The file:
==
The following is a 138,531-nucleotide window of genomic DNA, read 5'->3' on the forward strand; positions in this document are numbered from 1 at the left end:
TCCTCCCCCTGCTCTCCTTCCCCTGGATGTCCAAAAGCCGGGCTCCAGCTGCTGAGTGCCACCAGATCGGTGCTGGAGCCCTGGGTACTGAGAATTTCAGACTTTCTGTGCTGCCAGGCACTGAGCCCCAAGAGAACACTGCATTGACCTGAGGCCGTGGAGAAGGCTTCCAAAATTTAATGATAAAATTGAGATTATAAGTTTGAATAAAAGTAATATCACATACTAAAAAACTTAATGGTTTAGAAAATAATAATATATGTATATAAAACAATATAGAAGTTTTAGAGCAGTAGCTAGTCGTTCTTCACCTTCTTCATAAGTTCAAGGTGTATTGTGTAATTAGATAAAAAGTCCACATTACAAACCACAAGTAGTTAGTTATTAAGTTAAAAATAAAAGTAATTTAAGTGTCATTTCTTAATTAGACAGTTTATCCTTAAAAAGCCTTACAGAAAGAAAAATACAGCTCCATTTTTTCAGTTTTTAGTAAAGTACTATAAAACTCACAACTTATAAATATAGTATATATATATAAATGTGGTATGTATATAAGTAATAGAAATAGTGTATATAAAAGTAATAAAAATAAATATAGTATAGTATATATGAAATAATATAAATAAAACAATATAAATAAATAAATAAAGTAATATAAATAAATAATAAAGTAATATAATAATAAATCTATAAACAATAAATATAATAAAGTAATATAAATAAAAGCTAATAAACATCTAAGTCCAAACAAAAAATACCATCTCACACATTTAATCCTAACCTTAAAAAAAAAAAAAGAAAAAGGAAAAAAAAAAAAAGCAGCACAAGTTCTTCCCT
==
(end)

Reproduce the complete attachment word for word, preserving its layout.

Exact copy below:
The following is a 138,531-nucleotide window of genomic DNA, read 5'->3' on the forward strand; positions in this document are numbered from 1 at the left end:
TCCTCCCCCTGCTCTCCTTCCCCTGGATGTCCAAAAGCCGGGCTCCAGCTGCTGAGTGCCACCAGATCGGTGCTGGAGCCCTGGGTACTGAGAATTTCAGACTTTCTGTGCTGCCAGGCACTGAGCCCCAAGAGAACACTGCATTGACCTGAGGCCGTGGAGAAGGCTTCCAAAATTTAATGATAAAATTGAGATTATAAGTTTGAATAAAAGTAATATCACATACTAAAAAACTTAATGGTTTAGAAAATAATAATATATGTATATAAAACAATATAGAAGTTTTAGAGCAGTAGCTAGTCGTTCTTCACCTTCTTCATAAGTTCAAGGTGTATTGTGTAATTAGATAAAAAGTCCACATTACAAACCACAAGTAGTTAGTTATTAAGTTAAAAATAAAAGTAATTTAAGTGTCATTTCTTAATTAGACAGTTTATCCTTAAAAAGCCTTACAGAAAGAAAAATACAGCTCCATTTTTTCAGTTTTTAGTAAAGTACTATAAAACTCACAACTTATAAATATAGTATATATATATAAATGTGGTATGTATATAAGTAATAGAAATAGTGTATATAAAAGTAATAAAAATAAATATAGTATAGTATATATGAAATAATATAAATAAAACAATATAAATAAATAAATAAAGTAATATAAATAAATAATAAAGTAATATAATAATAAATCTATAAACAATAAATATAATAAAGTAATATAAATAAAAGCTAATAAACATCTAAGTCCAAACAAAAAATACCATCTCACACATTTAATCCTAACCTTAAAAAAAAAAAAAGAAAAAGGAAAAAAAAAAAAAGCAGCACAAGTTCTTCCCT